Despite all of the ecological and economic benefits of fungi, their conservation and research is still lacking. The IUCN has only evaluated the conservation status of 56 fungi species, as compared to the 25,452 plant and 68,054 animal species (IUCN, 2018). The European Council for the Conservation of Fungi was founded after significant declines in mushrooms were reported during the 1970s and 80s, and they conducted their inaugural meeting in Poland in 1988 (Allison, 2018). Unfortunately, IUCN classification is still Europe-centred, but fungi affect many ecosystems in every continent. Their conservation will need to be a global effort.

Protection of fungi is also a tough subject. Fungi gain some protection when they are in areas that are legally protected, but those areas can sometimes be managed in ways that are damaging to the fungi in the soil (Aguirre-Hudson, 2018). More care will need to be taken to ensure that fungi needs are understood, recognised and met.

Overall, a lot more work needs to go into understanding the beneficial impacts on fungi, how they will be affected in different ecosystems by climate change, and just how conservation efforts could help. A good start is by increasing the number of those classified as in danger through IUCN criteria, but then practical solutions will need to be formed. 


Hawksworth, D. L. & Lücking, R. (2017) Fungal Diversity Revisited: 2.2 to 3.8 Million Species. Microbiology Spectrum. 5 (4), 10.1128/microbiolspec.FUNK-2016. Available from: doi: 10.1128/microbiolspec.FUNK-0052-2016 [doi].

Govaerts, R., Hind, N., Lindon, H., Chase, M., Baker, W., Lewis, G., Vorontsova, M., Nicolson, N., Christenhusz, M., Barker, A. & Paton, A. (2017) State of the World’s Plants 2017. London, RBG Kew.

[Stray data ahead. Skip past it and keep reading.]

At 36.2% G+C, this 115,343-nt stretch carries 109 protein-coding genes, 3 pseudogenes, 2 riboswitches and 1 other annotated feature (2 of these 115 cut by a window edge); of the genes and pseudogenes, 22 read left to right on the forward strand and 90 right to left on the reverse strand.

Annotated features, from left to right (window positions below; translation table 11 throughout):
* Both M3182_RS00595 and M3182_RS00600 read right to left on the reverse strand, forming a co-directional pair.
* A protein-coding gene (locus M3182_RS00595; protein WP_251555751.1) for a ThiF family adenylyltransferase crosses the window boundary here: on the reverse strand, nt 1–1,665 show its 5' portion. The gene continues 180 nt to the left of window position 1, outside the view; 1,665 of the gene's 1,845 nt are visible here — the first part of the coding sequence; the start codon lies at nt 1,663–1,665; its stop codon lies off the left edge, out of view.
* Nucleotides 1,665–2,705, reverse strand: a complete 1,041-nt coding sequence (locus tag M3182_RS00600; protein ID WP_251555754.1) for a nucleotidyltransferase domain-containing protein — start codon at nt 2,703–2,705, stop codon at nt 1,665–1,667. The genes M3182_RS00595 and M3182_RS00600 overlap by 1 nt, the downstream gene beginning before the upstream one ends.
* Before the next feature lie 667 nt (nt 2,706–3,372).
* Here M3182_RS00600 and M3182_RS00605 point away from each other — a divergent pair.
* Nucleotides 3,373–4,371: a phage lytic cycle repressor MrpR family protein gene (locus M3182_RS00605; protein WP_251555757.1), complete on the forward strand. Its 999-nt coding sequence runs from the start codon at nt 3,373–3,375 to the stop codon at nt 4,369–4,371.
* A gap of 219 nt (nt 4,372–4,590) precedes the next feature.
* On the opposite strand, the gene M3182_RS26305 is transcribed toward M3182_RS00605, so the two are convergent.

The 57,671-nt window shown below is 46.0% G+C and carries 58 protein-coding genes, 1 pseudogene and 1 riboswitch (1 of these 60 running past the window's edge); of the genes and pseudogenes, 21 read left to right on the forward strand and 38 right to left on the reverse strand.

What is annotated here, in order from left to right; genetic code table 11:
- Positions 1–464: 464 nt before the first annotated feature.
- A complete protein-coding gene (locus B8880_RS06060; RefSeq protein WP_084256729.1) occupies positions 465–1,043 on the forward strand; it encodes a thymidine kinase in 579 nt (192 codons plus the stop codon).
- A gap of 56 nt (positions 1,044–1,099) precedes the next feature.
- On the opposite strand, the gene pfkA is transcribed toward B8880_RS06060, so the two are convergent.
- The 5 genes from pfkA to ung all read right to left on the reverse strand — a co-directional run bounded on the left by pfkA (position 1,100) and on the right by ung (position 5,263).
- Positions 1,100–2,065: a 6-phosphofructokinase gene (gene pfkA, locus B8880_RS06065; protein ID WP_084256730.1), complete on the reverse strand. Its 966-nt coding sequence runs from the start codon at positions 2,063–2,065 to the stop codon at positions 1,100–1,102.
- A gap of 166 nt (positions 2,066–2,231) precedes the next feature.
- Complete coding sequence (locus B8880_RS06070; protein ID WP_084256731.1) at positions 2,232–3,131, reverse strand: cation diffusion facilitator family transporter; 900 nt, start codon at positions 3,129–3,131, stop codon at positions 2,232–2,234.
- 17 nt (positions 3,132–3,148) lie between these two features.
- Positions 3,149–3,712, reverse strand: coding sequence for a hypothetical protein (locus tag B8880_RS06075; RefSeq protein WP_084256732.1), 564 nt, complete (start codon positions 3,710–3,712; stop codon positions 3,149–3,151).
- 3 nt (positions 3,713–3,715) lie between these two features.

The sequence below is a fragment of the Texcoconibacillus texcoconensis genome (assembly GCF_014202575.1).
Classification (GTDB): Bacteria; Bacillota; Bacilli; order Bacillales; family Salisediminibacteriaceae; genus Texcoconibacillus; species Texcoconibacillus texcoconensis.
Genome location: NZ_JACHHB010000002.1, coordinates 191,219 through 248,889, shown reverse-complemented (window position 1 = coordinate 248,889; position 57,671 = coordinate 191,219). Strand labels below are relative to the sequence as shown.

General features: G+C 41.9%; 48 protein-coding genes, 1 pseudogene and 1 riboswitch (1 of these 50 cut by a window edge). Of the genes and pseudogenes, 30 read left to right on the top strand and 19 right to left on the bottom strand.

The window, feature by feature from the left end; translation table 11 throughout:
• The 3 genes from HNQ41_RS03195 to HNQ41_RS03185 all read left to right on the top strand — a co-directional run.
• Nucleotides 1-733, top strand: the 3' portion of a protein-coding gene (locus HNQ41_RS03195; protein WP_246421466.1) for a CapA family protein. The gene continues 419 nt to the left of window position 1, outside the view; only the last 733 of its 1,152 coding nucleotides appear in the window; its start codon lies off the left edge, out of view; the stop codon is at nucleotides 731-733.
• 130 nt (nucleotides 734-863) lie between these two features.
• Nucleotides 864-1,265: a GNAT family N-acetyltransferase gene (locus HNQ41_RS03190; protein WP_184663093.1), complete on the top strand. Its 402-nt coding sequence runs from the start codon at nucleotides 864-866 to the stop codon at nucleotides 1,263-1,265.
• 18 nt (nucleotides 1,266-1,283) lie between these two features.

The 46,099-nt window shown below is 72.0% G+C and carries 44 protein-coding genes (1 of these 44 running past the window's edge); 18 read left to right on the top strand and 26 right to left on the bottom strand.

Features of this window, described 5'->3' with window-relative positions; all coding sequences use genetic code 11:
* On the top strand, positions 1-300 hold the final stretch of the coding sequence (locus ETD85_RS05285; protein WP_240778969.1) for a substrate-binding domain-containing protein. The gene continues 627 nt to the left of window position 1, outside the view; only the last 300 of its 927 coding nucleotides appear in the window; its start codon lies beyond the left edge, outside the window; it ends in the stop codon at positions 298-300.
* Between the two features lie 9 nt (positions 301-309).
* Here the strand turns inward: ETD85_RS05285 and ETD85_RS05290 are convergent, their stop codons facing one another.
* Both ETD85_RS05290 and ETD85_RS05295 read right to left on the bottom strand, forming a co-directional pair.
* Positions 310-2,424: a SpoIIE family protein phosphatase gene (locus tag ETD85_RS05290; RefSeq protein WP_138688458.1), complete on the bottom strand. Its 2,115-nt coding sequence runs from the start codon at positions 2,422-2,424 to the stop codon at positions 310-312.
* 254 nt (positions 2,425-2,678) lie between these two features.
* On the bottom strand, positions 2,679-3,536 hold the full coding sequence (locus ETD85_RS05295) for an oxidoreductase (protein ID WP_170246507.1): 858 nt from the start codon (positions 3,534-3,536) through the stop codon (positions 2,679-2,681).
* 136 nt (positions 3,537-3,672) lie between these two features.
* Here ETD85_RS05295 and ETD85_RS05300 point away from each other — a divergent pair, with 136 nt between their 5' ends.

Crowther, T. W., Boddy, L. & Hefin Jones, T. (2012) Functional and ecological consequences of saprotrophic fungus-grazer interactions. The ISME Journal. 6 (11), 1992-2001. Available from: Available from: doi: 10.1038/ismej.2012.53.

Aguirre-Hudson, B., Cannon, P. F., Aime, C. M., Ainsworth, A. M., Bidartondo, M. I., Gaya, E., Hawksworth, D., Kirk, P., Leitch, I. J. & Lücking, R. (2018) State of the World’s Fungi 2018. RBG Kew.

Knowledge Sourcing Intelligence. (2017). Global edible mushrooms market – Industry trends, opportunities and forecasts to 2023. Report. Available from: products/global-edible-mushrooms-market-industry-trends-opportunitiesand-forecasts-to-2023

International Union for Conservation of Nature (IUCN). (2018). Table 1: Numbers of threatened species by major groups of organisms (1996–2018). Available from: http://www. [Accessed 6 July 2018]

Allison, M., Brash, P., Butler, J., Cheeseman, O., Cheffings, C., Duckworth, J., Edgington, M., Evans, S., Fuller, H., Genney, D., Green, T., Hale, A., Holden, L., Howells, O., Isted, R., Jordan, M., Jupp, S., Kirk, P., Lehoucka, K., Long, D., Manley, J., Munford, J., Roberts, P., Rumble, D., Spencer, m., Spooner, B., Stevens, K., Stevens, P., Storey, M., Sutcliffe, J., Tite, F., Watling, R., Woods, R. & Wright, M. (2018) Saving the Forgotten Kingdom: A Strategy for the Conservation of the UK’s Fungi: 2008-2015. Plantlife International.